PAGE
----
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Coriander is traditionally known to aid digestion. Tonic and purifying, the essential oil of Coriander is used as a memory stimulant and to fight against physical and mental fatigue.
History of Coriander Essential Oil
The term “Coriander” originally alludes to the unpleasant smell of the fresh seeds, which is reminiscent of that emitted by the bug. It is a plant totally unknown in the wild, so it is impossible to know its geographical origin. We know that its seeds were already used by the Semitic peoples at least 8000 years ago, then by the Egyptians, Greeks and Romans. It is also mentioned in the Bible. In the Middle Ages, it was widespread in Europe, then introduced to America by the Spaniards during the conquests.
Its leaves are used in oriental gastronomy, but their use in the West remained fairly infrequent until the 20th century. It is only more recently, under the influence of waves of immigration that have brought new culinary traditions, that the situation has been reversed, making Coriander one of the best-selling herbs on the market.
The essential oil is taken from its seeds: a subspecies is cultivated in Eastern Europe, which is richer in essential oils.
Properties of Coriander Essential Oil
The properties of Coriander Essential Oil are explained by the presence of active compounds originally present in the seeds of Coriandrum sativum.
Digestive and carminative stimulant
Coriander Essential Oil contains limonene which acts directly on gastric motility (the ability of the stomach to move). It also has choleretic and cholagogue activity, that is, it promotes the production of bile by the liver and its release in the intestine, thus improving the digestion of fatty substances. Finally, it has a carminative action, that is to say, it promotes the expulsion of intestinal gases, while reducing their production.
Linalool has a known bactericidal, antifungal and parasiticidal action. Moreover, the limonene contained in the oil also has bactericidal and antifungal properties, especially when used in diffusion.
Linalool and alpha-pinene inhibit the action or secretion of mediator molecules acting in the pain process.
The linalool contained in Coriander Essential Oil is also involved in the contraction of smooth and striated muscles: it has an antagonistic action on the molecules involved in these processes, which helps to calm spasms.
For the well-being
Calming and sedative
Coriander Essential Oil contains linalool, which exhibits spasmolytic and anxiolytic properties. Linalool competes with certain neurotransmitters in the hippocampus which helps regulate mood, lower blood pressure, limit sleep onset and ease tension.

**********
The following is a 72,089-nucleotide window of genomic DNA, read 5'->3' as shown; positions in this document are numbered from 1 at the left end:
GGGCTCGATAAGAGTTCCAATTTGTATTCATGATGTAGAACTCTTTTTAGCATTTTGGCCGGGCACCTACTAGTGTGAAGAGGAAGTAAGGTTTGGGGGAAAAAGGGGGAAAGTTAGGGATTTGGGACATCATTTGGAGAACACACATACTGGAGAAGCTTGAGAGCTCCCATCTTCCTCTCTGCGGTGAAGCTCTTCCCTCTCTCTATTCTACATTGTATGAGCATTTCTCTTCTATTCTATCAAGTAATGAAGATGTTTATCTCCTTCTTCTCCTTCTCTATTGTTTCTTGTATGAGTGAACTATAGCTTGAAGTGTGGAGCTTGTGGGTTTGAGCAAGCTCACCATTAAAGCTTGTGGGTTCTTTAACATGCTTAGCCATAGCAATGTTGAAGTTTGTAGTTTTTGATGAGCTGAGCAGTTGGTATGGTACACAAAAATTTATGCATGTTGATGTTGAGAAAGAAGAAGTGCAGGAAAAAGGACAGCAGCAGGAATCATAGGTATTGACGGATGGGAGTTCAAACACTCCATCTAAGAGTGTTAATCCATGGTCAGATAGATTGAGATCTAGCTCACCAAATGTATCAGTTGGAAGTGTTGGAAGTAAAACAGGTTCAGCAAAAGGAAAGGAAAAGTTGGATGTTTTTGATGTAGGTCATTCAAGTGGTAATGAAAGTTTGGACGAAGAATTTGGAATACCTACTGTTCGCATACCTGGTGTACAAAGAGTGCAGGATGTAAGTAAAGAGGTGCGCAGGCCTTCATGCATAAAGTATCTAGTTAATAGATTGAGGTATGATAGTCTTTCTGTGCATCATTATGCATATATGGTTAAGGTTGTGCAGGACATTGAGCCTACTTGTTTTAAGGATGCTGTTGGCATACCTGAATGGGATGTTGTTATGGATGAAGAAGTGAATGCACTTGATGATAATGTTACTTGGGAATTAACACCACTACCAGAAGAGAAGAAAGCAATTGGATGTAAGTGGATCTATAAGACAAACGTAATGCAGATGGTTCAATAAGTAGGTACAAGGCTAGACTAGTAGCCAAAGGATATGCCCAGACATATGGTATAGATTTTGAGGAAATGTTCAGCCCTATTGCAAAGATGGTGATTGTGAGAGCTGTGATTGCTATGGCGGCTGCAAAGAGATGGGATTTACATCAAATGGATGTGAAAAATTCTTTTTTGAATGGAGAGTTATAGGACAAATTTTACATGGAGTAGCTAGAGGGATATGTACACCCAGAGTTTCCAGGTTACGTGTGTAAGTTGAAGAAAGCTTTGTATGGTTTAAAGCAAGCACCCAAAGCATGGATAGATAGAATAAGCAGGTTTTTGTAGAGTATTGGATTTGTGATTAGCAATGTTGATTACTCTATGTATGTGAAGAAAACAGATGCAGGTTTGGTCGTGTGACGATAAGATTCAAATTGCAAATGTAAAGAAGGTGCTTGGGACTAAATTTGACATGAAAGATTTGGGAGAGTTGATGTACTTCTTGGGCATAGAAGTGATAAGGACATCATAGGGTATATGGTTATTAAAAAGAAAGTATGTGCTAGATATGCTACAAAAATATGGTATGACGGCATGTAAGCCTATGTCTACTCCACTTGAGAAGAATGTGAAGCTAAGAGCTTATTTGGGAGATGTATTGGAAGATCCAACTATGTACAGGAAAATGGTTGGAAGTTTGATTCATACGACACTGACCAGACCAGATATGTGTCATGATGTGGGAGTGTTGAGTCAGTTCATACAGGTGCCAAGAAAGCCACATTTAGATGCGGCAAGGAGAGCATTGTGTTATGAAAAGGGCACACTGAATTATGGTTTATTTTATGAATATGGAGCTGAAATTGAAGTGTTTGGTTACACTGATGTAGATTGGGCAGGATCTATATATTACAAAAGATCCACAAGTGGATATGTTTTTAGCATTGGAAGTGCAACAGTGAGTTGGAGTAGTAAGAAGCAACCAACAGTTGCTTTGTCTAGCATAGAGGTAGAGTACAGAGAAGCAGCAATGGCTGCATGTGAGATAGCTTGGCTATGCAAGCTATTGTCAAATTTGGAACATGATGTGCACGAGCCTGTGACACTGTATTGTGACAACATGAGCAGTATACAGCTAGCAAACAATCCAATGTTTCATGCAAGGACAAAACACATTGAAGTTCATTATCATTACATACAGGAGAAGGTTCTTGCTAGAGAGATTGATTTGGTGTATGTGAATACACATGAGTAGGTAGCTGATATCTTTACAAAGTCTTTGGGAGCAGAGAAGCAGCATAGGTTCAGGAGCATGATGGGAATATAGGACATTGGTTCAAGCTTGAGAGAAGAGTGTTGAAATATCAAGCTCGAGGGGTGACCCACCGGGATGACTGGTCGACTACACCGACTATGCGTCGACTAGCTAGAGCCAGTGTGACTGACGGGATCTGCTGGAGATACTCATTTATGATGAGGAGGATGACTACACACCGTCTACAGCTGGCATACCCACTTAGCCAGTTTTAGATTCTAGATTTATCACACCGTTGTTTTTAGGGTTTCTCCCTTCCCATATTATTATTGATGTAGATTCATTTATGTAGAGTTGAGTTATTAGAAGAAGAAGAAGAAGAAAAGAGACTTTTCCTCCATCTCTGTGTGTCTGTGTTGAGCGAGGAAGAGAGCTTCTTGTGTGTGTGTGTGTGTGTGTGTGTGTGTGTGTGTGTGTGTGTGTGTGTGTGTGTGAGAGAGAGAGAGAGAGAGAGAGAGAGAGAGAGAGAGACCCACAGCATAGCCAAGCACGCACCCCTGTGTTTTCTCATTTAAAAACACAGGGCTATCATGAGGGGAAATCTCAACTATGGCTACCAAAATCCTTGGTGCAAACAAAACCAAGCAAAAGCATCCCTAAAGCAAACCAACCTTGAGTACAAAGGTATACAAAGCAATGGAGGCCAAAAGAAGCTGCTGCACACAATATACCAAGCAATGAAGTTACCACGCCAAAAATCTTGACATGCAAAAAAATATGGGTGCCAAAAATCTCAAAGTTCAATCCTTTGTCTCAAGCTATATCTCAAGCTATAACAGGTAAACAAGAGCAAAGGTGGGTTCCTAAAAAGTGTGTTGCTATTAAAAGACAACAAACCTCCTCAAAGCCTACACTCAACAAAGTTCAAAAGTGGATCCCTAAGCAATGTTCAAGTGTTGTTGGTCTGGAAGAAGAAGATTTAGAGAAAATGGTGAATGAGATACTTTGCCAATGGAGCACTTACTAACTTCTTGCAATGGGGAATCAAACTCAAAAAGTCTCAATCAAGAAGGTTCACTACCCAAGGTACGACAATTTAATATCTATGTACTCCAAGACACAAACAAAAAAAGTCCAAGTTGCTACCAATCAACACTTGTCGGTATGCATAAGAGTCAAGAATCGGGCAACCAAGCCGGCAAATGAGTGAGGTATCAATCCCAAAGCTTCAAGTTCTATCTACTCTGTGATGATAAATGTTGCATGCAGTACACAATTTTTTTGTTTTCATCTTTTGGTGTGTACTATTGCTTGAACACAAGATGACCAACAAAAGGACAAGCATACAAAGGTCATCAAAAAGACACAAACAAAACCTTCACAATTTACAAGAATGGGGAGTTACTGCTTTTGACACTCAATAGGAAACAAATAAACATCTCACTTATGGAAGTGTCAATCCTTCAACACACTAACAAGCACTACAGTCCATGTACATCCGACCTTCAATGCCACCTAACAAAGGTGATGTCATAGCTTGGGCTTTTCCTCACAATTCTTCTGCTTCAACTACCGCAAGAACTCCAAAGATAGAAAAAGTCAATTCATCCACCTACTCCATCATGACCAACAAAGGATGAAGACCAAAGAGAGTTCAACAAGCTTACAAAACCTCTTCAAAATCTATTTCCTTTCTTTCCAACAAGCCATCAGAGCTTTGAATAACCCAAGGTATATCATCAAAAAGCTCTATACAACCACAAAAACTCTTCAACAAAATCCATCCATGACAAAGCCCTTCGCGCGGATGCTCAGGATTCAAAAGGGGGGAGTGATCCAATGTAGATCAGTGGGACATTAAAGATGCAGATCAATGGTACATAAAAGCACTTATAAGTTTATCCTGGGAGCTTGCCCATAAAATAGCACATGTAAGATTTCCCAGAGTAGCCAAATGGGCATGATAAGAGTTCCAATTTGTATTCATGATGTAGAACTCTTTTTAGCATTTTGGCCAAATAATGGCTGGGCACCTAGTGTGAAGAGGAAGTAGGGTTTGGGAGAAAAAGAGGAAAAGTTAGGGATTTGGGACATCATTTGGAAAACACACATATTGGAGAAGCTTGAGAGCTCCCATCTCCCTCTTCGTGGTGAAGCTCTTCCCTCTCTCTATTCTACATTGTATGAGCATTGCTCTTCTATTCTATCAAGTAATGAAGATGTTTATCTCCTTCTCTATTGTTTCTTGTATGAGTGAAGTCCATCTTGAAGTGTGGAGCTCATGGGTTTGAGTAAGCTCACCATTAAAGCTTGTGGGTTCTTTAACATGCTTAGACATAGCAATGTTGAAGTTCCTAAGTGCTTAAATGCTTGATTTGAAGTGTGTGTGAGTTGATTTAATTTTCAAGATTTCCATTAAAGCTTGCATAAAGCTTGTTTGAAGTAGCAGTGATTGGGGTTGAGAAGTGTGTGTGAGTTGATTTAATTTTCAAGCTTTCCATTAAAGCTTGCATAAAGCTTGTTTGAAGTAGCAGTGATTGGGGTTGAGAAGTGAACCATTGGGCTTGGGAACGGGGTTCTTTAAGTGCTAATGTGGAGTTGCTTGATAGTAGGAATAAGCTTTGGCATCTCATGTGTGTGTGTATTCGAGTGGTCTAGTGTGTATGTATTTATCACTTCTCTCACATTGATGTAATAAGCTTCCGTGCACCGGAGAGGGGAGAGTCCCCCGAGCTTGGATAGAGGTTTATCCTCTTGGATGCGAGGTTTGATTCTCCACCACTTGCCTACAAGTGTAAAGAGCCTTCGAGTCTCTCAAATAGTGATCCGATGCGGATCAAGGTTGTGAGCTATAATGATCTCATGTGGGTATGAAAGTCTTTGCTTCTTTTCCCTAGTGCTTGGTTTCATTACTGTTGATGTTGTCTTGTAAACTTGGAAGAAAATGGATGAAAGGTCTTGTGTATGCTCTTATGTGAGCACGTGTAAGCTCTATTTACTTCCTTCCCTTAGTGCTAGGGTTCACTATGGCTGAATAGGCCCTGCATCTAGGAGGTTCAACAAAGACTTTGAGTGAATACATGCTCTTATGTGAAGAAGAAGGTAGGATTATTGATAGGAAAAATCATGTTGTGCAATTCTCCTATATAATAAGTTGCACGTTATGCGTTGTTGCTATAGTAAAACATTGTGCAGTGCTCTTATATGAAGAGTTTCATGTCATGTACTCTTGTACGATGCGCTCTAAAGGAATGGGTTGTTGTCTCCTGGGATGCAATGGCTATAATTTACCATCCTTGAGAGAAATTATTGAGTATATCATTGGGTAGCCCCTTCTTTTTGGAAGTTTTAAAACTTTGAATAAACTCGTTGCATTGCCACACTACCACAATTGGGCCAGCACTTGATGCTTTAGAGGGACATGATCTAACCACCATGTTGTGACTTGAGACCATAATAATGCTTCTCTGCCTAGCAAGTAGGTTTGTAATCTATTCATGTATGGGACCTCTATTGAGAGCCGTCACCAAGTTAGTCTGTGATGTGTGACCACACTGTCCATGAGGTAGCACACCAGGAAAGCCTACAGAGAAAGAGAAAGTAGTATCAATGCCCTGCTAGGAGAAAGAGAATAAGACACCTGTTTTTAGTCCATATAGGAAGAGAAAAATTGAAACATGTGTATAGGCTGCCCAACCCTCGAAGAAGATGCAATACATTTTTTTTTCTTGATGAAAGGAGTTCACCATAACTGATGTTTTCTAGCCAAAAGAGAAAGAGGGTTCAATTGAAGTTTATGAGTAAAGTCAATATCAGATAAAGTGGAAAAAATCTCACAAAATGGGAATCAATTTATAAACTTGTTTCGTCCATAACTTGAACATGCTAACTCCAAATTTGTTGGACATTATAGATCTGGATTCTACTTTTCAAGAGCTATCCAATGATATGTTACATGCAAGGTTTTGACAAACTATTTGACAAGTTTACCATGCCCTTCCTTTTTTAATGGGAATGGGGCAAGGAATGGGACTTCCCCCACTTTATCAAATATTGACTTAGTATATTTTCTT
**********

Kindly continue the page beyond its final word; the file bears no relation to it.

The molecules present in Coriander Essential Oil stimulate the nervous system and therefore help maintain good motor skills. At high doses, it can even become euphoric as its action is powerful.
Indications of Coriander Essential Oil
Thanks to the many properties described above, Coriander Essential Oil has multiple indications.
The digestive sphere
Its carminative and digestive stimulating properties make it very useful to fight against various ailments: bloating, aerophagia, colitis, colic, intestinal cramps, difficult or slow digestion…
The antiviral and anti-infectious properties of the oil allow them to be used in the treatment of all infections of viral or bacterial origin: flu mononucleosis, shingles, herpes, hepatitis and viral enteritis
Muscle and joint pain
Thanks to its analgesic properties, it is also used to relieve arthritis, osteoarthritis, muscle pain, joint or muscle stiffness and rheumatism.
For the well-being
When diffused, the oil can help restore sleep and calm thanks to its relaxing and sedative properties.
Physical and/or mental asthenia
Creativity (individual or group)
Latent depression, dark thoughts
Use of Coriander Essential Oil
Coriander Essential Oil can be used in very different ways for a wide spectrum of conditions and symptoms. Nevertheless, in case of doubt, it is recommended to contact a professional in order to collect personalized and secure information, adapted to your medical situation, your profile and your age.
Cutaneous application, massage
Dermal, it is better to apply it diluted (20%) on sensitive skin and do the allergy test because it contains linalool, a potentially allergenic component when it is highly dosed.
Stomach ache, difficult digestion: 1 drop in 4 drops of vegetable oil to apply on the stomach after the meal
Fatigue: 1 drop in 4 drops of vegetable oil to apply in massage in the lower back, at the level of the kidneys.
For ENT disorders: dilute in vegetable oil, massage the spine and soles of the fe